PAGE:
1. That’s where I’d disagree with you. The NW route is much quicker than the circuitous route through Swanson. The advantage Swanson has is the single track already exists so it should be used for shuttles in the interim, but not worth wasting money on double tracking and electrifying, when it would be superceded by the NW light rail route.

          1. I doubt that the cost of double tracking and electrification beyond Swanson would be a waste. With significant growth NW its likely an HR RTN plus a LR route would be well utilised. The HR RTN would be a much easier project, less cost and quicker construction than the projected brand new LR system

          2. The LR system would likely be built to Westgate anyway. So the cost difference is building a new LR line between Westgate and Kumeu vs double tracking and electrifying the longer stretch of track from Swanson to Kumeu. I’m not sure the cost difference would be that big, and the benefits of a more direct route are certainly significant.

            I don’t agree that the population out there would justify two RTN routes to the CBD and the costs of running them both. The beauty is if I’m wrong it would still be possible to upgrade the NAL in the future.

    2. yes, the authors of this disagree with using the extant HR line. We think that area is better served by a new alignment shown on the map, which also serves a range of other important destinations, such as Pt Chev, Lincoln Rd, and Westgate.

  8. What about the Avondale–Southdown Line? Should not we build it as a minimum for freight to bypass Newmarket?

    1. Avondale-Southdown line would depend on what a National Ports Strategy said, so was kinda out of scope due to not having one at current for us to base anything on :/

      1. ASD is basically impossible with Dom Rd-Airport LR as it would take up the land that has been designated for ASD for decades (one of the few pieces of forethought in Auckland’s history) which of course is just another flaw in the LR to airport model. The solution to that is to also build the Manukau Rd LR and then take that through Onehunga. Which would of course waste around $200m of infrastructure installed between the end of Dom Rd and Onehunga (some of which might be able to be re-purposed elsewhere but not on Manukau Rd LR since it would need to be operable on day 1 of the changeover).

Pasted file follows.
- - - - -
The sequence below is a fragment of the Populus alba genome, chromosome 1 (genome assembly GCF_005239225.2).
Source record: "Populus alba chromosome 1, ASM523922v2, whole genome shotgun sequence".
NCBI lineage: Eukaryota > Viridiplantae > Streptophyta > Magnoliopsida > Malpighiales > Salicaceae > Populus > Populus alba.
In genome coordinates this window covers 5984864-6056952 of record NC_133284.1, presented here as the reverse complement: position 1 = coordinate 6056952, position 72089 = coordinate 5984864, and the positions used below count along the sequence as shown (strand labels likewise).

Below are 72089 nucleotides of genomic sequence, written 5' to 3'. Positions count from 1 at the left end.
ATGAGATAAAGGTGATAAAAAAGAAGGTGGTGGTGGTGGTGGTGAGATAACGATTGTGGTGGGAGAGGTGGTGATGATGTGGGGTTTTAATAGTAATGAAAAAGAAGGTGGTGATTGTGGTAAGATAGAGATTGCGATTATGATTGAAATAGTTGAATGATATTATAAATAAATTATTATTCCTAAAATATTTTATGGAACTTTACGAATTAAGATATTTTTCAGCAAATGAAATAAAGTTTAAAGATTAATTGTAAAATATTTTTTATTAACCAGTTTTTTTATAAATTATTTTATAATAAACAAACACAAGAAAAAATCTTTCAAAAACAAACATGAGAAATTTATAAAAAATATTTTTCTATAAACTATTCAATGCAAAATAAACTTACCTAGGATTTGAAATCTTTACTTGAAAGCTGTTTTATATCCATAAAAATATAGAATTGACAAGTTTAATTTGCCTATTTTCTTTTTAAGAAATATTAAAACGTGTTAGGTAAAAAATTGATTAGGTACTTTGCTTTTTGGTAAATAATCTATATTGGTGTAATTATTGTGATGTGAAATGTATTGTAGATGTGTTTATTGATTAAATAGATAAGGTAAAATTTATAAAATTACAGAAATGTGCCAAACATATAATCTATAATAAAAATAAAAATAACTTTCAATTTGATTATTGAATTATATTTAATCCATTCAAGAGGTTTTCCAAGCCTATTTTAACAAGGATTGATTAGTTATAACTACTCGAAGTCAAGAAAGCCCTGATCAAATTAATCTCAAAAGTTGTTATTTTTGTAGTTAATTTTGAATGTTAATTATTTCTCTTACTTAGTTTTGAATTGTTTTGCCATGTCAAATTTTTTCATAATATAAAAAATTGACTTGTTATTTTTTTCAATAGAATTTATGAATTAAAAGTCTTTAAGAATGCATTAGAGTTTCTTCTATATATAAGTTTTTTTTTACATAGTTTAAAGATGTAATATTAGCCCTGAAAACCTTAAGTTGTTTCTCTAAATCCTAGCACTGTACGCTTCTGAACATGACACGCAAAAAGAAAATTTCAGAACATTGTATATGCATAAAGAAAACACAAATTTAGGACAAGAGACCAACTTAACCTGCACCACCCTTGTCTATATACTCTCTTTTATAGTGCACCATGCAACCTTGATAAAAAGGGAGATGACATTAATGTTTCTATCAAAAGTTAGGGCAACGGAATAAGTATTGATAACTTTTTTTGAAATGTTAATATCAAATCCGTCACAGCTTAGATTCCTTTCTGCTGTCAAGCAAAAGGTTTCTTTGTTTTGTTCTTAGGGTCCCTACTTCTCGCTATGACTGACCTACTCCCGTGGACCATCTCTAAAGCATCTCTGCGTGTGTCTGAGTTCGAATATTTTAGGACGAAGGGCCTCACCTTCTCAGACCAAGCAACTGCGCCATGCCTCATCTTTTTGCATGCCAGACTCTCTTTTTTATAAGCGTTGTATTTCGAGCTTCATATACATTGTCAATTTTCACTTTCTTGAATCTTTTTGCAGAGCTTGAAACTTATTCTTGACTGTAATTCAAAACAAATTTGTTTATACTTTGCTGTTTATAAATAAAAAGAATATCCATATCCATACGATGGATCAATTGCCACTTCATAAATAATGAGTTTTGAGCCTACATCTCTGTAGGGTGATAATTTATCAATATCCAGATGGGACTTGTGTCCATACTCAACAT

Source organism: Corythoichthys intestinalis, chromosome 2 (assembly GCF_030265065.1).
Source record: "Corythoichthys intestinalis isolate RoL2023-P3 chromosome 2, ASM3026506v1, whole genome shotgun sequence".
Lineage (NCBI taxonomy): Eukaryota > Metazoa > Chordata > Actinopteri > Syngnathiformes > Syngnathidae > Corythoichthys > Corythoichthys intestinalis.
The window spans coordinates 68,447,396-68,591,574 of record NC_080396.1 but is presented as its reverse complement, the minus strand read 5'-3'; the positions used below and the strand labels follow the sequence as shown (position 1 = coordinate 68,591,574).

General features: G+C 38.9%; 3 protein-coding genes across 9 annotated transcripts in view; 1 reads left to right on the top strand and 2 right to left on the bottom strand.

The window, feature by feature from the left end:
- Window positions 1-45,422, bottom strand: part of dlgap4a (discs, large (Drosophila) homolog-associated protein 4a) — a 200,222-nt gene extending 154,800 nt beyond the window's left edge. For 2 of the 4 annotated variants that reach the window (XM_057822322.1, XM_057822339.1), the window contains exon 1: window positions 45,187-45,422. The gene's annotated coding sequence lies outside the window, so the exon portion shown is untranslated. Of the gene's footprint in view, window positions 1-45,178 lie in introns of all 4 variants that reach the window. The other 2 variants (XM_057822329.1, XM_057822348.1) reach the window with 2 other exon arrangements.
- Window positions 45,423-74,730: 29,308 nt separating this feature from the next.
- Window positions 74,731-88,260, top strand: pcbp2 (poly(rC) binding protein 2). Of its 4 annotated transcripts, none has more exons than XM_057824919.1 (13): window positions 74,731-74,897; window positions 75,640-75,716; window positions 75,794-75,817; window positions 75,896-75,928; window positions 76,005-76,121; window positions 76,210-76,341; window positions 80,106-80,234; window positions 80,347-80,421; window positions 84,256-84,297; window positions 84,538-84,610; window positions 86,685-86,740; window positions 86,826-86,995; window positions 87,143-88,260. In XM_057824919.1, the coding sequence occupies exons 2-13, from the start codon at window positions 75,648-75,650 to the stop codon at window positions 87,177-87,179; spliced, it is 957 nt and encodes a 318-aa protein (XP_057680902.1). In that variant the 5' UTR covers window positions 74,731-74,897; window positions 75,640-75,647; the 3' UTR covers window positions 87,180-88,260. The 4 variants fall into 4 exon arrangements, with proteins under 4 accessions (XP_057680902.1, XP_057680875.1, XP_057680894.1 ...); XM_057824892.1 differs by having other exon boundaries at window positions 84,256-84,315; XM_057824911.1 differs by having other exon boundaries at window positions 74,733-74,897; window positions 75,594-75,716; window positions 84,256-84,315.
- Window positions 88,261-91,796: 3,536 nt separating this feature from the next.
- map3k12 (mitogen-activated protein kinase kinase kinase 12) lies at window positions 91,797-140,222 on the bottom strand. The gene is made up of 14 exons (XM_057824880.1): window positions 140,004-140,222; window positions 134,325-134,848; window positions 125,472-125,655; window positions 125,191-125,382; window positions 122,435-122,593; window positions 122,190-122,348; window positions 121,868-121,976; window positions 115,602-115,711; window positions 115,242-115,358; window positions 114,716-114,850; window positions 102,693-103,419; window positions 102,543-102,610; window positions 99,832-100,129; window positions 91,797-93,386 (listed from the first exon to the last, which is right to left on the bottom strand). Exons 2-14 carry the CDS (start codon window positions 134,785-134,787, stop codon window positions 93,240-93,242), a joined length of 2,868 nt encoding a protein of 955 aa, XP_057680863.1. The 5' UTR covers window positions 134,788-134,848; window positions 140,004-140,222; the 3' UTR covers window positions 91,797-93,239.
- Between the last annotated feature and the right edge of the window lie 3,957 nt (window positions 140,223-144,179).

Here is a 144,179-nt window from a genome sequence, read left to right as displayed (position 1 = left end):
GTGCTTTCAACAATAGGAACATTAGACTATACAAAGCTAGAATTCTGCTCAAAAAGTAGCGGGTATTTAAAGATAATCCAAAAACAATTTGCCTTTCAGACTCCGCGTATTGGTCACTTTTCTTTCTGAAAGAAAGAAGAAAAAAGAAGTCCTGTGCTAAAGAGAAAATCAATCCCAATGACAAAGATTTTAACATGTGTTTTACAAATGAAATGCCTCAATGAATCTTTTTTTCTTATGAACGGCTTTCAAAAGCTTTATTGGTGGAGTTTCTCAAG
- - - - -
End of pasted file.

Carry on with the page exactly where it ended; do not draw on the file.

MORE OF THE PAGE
1. The corridor is wide enough for only 2x tracks. So unless you are going to have LR on one track and HR on the other they aren’t going to be able to coexist in the same space. Also you can’t have LR running on the same line as HR freight train if the freight train is going to operate at any time the LR is operating for safety reasons – they just aren’t compatible.
            Of course all of this would depend on KR even allowing AT to use the ASD alignment which is something they have been very protective of in the past (sure their masters in government might have other ideas).

          2. You are assuming that the LRT has to use SH20 AS corridor either at grade or at all it doesn’t technically though it is in SMART

          3. AKLDUDE: a correction – you’re mistaken in thinking that LR and HR freight are not compatible. They certainly are, as a trip to Karlsruhe, for example, will confirm.

  9. Looks quite good.
    I still have my preference for HR to the airport of course. Speaking of HR it looks like there is no plan to have services operating from the West to the South (bypassing the city – would have thought the services through the CRL would have been frequent enough to have allowed this)?
    Not Auckland per se – but a little box at the bottom of the CFN2 about Rail services to Tuakau and Pokeno would be good too (and intercity services to the Tron).

    LR to Orewa, what is the planned routing for it between Silverdale-Red Beach and Orewa? Assuming along HBC Highway? That road is already over capacity for much of the day (and getting worse), it also has steep gradients (even for LR) – overhead on pylons to negate the gradient and space constraints? – Or of course if Penlink was built then that would actually remove a whole lot of traffic off that road.